Australia to Rename NSW National Park Linked to Slave Trade

Australia to Rename National Park Linked to Slave Trade,lelemuku.com.jpg

CANBERRA, LELEMUKU.COM -A popular Australian national park is to be renamed because of its association with the slave trade in the mid-1800s.

The Ben Boyd National Park,520 kilometers south of Sydney, is named after a 19th century Scottish colonialist.

Benjamin Boydis considered Australia’s first“black birder.”This was the term given to business operators who transported Pacific Islanders to Australia, where they were paid minimal wages to evade anti-slavery laws.

The workers were often kidnapped or coerced into sailing to Australia.

Ben Boyd National Park covers about 50kilometersof rocky coastline and sheltered inlets near the whale watching town of Eden.It is being renamed after the findings of an independent report showing Boyd’s links to the slave trade.The report found the shipped 192 men and women to eastern Australia to work on his estates and ships in 1847.The study also stated that a second voyage to the South Pacific ordered by the businessman ended in violence and the deaths of“numerous villagers.”

The decision to rename the park follows a long campaign by Pacific Island communities and Aboriginal groups.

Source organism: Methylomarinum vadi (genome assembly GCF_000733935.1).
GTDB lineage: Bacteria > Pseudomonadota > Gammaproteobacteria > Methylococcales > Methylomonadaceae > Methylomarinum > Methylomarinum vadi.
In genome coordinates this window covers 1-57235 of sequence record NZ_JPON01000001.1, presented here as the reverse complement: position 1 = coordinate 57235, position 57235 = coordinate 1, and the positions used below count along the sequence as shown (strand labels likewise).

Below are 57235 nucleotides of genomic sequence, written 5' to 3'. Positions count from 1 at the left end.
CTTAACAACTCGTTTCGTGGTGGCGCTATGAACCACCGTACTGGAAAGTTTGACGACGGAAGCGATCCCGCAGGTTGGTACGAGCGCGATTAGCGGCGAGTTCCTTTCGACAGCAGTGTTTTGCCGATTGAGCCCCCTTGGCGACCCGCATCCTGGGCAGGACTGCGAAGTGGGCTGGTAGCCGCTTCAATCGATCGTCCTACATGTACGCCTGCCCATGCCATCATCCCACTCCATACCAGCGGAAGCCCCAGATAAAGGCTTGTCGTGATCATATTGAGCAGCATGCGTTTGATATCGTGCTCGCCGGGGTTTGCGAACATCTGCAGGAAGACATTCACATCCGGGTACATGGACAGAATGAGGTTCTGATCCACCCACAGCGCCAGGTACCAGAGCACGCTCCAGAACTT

New South Wales state environment minister Matt Kean says Boyd does not deserve to be honored.

“Ben Boyd was a scoundrel.He was involved in forcibly removing people from their homes and forcing them to work on his properties,”Kean said.

Consultations will soon begin with First Nations community leaders to find a new name for the park.

The practice of“black birding”became common in the Australian state of Queensland.It is estimated that about 62,000 men were brought to work on plantations in northern New South Wales and Queensland between 1863 and 1904.

Aboriginal leaders also want to have colonial place names and monuments removed across Australia,including more than 20 statues of European explorers in Sydney.

Australia was colonized by the British and became a penal colony in 1788.

Boyd was killed by islanders in the Solomon Islands in 1851.(Phil Mercer | VOA)

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